Thursday, August 30, 2018
JACKSON Mississippi Attorney General Jim Hood was one of the only men in Thalia Mara Hall in downtown Jackson last night. Women for Progress of Mississippi hosted a women's issues forum called "She is Running," where Hood offered remarks about the role of women in his prosecutorial career. He also addressed his desire to run for governor once the leading woman in his life—his wife, Debbie—gives him the go-ahead.
"I've made my mind up to do it," Hood told the Jackson Free Press. "I'm going to give my wife another month to make sure she's OK with it. She's prayed about it. It's not something that for me that I ever intended to do. But I do see our state not moving and not helping the least among us—and we can."
Hood dotted his remarks with nods to the African American women, sometimes the first in their roles, he had hired over the years, in a clear nod to the majority of the attendees at the event.
"Mississippi, especially prosecutor's offices, should look like Mississippi does, and state offices as well," Hood said.
The attorney general attributed his rise to the women who have supported him, and said he hopes to see more in state leadership. "I'm honored to be here with this opportunity to encourage you ladies to seek public office," Hood said. "Lord knows we need more in our state."
Trump Expediting Women Candidates
Hood believes that women tend to care more about what works for families and the state by extension rather than partisanship. He also thinks that the current political climate in Washington, D.C., has inspired more women to get into politics.
"I think President Trump's election will expedite the impact of women in running for office and serving and helping others get elected," Hood told the Jackson Free Press.
Hood plowed through a series of topics and standout issues that could end up on his campaign website if he officially throws his hat in the ring. He talked about the recently ended special legislative session that resulted in a state lottery. He had hoped funding would go to education, he said.
The final version of the bill does not include an amendment that would have diverted $12 million to school supplies as Rep. David Baria, D-Pascagoula, wanted. Baria is running against incumbent Republican U.S. Sen. Roger Wicker in the Nov. 6 national midterms.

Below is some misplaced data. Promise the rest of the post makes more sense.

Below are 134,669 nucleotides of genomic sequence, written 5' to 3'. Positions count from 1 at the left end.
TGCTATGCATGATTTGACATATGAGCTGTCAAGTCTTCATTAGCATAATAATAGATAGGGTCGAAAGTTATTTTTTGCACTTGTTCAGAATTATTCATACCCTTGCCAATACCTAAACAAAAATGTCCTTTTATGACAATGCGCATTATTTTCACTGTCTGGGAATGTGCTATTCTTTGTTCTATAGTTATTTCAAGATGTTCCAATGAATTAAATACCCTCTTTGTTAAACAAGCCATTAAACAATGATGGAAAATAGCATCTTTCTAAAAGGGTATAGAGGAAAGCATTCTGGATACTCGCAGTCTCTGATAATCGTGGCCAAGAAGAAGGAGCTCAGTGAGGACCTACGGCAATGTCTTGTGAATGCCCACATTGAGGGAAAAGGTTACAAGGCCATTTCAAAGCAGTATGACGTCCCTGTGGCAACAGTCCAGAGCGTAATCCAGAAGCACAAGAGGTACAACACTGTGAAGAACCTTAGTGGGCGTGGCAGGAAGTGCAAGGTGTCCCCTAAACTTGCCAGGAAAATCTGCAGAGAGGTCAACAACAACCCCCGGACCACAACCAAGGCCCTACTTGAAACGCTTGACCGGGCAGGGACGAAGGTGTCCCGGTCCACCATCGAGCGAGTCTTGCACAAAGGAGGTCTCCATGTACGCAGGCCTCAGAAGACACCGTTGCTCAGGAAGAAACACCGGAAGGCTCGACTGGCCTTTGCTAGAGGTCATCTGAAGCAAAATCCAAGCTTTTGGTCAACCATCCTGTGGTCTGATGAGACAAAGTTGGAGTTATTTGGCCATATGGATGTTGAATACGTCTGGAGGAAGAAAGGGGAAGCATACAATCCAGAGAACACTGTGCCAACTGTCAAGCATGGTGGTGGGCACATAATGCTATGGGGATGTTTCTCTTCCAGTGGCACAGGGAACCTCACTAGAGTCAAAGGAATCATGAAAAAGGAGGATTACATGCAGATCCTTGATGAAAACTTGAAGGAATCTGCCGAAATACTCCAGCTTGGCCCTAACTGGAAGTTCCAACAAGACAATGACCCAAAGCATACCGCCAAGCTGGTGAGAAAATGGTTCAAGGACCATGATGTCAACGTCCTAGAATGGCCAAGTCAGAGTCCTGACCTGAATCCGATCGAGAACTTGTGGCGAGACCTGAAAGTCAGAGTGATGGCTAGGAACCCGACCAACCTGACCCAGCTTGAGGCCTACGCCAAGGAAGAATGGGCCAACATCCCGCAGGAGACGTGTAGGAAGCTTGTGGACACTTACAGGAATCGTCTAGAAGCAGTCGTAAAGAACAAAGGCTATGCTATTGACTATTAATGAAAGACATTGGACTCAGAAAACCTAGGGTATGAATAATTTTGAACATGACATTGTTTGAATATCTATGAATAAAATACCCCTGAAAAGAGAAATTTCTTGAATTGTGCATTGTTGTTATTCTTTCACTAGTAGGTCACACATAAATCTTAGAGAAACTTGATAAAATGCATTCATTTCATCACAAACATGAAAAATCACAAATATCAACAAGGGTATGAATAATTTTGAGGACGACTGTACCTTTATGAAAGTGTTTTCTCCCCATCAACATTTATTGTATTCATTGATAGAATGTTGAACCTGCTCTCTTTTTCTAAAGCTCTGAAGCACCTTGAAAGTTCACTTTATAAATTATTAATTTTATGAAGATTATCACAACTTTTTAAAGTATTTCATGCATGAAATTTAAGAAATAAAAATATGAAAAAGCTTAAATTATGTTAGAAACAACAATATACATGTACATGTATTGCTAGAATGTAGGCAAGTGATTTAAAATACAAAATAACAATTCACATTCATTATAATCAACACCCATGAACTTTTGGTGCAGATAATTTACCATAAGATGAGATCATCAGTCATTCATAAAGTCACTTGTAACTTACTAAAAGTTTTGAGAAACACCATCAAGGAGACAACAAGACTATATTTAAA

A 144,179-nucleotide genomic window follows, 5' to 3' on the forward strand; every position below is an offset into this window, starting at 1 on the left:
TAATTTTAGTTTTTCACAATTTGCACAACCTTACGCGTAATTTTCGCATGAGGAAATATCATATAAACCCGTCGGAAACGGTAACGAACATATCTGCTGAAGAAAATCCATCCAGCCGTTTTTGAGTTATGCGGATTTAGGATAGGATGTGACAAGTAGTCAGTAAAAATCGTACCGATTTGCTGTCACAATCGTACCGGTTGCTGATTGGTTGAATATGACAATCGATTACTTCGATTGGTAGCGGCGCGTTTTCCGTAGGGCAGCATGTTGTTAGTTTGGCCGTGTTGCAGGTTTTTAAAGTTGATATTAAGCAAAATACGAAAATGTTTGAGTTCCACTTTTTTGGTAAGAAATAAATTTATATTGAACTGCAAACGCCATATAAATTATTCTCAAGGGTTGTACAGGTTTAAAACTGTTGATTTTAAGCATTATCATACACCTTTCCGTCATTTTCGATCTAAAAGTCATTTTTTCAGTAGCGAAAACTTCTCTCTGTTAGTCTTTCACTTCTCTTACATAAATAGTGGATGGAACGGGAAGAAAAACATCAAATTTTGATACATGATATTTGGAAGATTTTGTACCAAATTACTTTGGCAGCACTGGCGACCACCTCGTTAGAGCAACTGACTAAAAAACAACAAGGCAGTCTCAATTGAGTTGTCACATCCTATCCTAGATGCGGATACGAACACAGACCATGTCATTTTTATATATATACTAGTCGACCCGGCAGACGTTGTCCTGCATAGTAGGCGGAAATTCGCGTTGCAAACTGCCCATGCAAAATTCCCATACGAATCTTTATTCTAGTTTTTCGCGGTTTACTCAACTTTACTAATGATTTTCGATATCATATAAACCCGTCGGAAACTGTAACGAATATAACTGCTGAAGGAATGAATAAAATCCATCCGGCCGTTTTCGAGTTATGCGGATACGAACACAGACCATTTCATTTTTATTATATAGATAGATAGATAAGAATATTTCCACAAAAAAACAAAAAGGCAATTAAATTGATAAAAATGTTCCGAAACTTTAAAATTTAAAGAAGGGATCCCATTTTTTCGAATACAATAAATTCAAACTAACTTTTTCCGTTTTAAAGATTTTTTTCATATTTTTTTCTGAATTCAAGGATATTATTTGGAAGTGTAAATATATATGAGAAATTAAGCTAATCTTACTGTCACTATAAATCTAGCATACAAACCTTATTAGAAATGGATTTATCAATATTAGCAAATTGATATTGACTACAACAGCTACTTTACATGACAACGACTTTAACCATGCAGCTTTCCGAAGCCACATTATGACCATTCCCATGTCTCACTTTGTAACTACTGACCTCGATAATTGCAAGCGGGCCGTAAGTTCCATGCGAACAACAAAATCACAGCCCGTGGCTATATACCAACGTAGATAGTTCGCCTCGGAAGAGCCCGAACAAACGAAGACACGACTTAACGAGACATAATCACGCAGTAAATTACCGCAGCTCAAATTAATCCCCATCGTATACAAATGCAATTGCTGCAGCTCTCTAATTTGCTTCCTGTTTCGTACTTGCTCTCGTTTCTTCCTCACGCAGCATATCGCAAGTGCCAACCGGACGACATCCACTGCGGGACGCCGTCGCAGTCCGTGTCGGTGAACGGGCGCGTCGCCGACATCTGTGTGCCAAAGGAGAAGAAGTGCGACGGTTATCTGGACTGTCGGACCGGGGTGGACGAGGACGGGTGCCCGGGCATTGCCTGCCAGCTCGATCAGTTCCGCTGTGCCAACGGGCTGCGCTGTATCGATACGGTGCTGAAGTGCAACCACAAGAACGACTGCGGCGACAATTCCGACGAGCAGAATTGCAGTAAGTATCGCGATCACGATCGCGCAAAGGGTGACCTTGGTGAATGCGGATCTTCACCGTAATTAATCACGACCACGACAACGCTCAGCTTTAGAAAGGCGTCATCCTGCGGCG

The attorney general also talked about the need for equal pay, Medicaid expansion and more mental-health care. After about a half hour, the event turned into a question-and-answer session, and one woman put Hood on the spot.
"One last question: when are you going to announce your candidacy?" she asked.
Hood smiled, and you could see the room get excited. He deferred again to waiting on his wife's blessing, and before he could finish thanking the women in the room for their encouragement, they began to chant: "Run, Jim, Run."
Women Taking the Reins, Voting for Women
Once Hood left the podium and took a few selfies with those who caught him before he took the escalator down to the street level and made his way out the door, the event turned into a panel discussion about women's issues in the upcoming midterm elections.
The discussion shifted from how women have supported Hood to how they could support themselves.
Felicia Brown-Williams, the Mississippi director of Planned Parenthood Southeast Advocates, said that the rise of Stacey Abrams in Georgia, who could become the first black woman governor in U.S. history, would have serious impact in Mississippi as well.
"I cannot think of anything that is more potentially impactful on this country and our young black women than to see that happen," Brown-Williams said. "And that may not feel like it's not local, but it is absolutely local in the impact it will have."
Jacqueline Amos, field director of the state Democratic Party, said that it is important for women to take the reins, but also to support one another.
"While women have to display leadership ... at the same time, our biggest issue is that there are women who will not vote for another woman," she said.
Vicki Slater, a 2015 gubernatorial candidate who lost the Democratic primary to an unknown male truck driver, agreed with Amos, adding that a lot of women were not socialized to support other women, nor were the generation of women before them.
"I think that this is a tremendous issue because ... if you talk to somebody who says 'I'm a woman, but I would never vote for another woman'—well, who told her that? A man," Slater said, as the room chuckled.
Senior Hinds County Circuit Court Judge Tomie Green, who is running for reelection, said that it is important not only to put the onus on women and girls, but also men and boys.
"If we teach our sons to respect women and we teach our daughters to be respected, then certainly we have a full package," Green said. "But I still see in families, even among strong women, that we teach our daughters, but we let our dads teach our sons—we have to do both."
Pam Shaw, a public-policy analyst, spoke with a booming voice and called on the women in the room to encourage people to get out to the polls this year and for future elections. She emphasized the organizing power present at Thalia Mara Hall that evening—something Hood was privy to.
"There's a reason why General Hood came here," she said. "He recognizes that the road to the governor's mansion comes through black women's yards."
CORRECTION: This story has been updated to reflect the proper title of Felicia Brown-Williams.